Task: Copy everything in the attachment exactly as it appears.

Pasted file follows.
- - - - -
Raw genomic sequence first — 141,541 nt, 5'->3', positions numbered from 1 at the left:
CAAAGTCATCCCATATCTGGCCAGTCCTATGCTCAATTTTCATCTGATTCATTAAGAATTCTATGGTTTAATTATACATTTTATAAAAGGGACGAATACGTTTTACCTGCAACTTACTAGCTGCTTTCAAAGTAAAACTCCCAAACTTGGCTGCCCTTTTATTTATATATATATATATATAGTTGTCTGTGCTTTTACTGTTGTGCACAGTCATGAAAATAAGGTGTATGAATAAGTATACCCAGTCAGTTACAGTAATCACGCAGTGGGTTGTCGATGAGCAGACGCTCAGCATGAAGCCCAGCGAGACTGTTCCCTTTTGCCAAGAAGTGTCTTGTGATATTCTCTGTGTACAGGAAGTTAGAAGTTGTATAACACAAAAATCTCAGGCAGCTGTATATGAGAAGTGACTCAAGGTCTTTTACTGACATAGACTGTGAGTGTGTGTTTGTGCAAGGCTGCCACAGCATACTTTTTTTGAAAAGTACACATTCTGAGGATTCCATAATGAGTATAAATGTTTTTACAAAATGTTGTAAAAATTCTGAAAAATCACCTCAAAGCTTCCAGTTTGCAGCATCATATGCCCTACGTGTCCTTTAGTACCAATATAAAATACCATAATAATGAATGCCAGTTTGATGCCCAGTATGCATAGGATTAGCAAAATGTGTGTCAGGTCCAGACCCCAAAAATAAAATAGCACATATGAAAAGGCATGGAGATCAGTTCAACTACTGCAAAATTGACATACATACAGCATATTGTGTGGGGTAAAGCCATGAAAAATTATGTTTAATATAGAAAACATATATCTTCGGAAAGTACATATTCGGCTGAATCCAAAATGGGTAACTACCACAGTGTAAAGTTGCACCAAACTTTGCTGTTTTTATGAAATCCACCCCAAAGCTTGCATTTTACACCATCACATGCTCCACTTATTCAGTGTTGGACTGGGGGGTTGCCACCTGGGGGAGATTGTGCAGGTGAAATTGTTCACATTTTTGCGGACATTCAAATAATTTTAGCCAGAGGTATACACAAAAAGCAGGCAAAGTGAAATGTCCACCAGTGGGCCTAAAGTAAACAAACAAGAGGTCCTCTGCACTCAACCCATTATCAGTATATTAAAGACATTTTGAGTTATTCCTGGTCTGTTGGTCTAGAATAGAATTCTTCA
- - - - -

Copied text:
Raw genomic sequence first — 141,541 nt, 5'->3', positions numbered from 1 at the left:
CAAAGTCATCCCATATCTGGCCAGTCCTATGCTCAATTTTCATCTGATTCATTAAGAATTCTATGGTTTAATTATACATTTTATAAAAGGGACGAATACGTTTTACCTGCAACTTACTAGCTGCTTTCAAAGTAAAACTCCCAAACTTGGCTGCCCTTTTATTTATATATATATATATATAGTTGTCTGTGCTTTTACTGTTGTGCACAGTCATGAAAATAAGGTGTATGAATAAGTATACCCAGTCAGTTACAGTAATCACGCAGTGGGTTGTCGATGAGCAGACGCTCAGCATGAAGCCCAGCGAGACTGTTCCCTTTTGCCAAGAAGTGTCTTGTGATATTCTCTGTGTACAGGAAGTTAGAAGTTGTATAACACAAAAATCTCAGGCAGCTGTATATGAGAAGTGACTCAAGGTCTTTTACTGACATAGACTGTGAGTGTGTGTTTGTGCAAGGCTGCCACAGCATACTTTTTTTGAAAAGTACACATTCTGAGGATTCCATAATGAGTATAAATGTTTTTACAAAATGTTGTAAAAATTCTGAAAAATCACCTCAAAGCTTCCAGTTTGCAGCATCATATGCCCTACGTGTCCTTTAGTACCAATATAAAATACCATAATAATGAATGCCAGTTTGATGCCCAGTATGCATAGGATTAGCAAAATGTGTGTCAGGTCCAGACCCCAAAAATAAAATAGCACATATGAAAAGGCATGGAGATCAGTTCAACTACTGCAAAATTGACATACATACAGCATATTGTGTGGGGTAAAGCCATGAAAAATTATGTTTAATATAGAAAACATATATCTTCGGAAAGTACATATTCGGCTGAATCCAAAATGGGTAACTACCACAGTGTAAAGTTGCACCAAACTTTGCTGTTTTTATGAAATCCACCCCAAAGCTTGCATTTTACACCATCACATGCTCCACTTATTCAGTGTTGGACTGGGGGGTTGCCACCTGGGGGAGATTGTGCAGGTGAAATTGTTCACATTTTTGCGGACATTCAAATAATTTTAGCCAGAGGTATACACAAAAAGCAGGCAAAGTGAAATGTCCACCAGTGGGCCTAAAGTAAACAAACAAGAGGTCCTCTGCACTCAACCCATTATCAGTATATTAAAGACATTTTGAGTTATTCCTGGTCTGTTGGTCTAGAATAGAATTCTTCA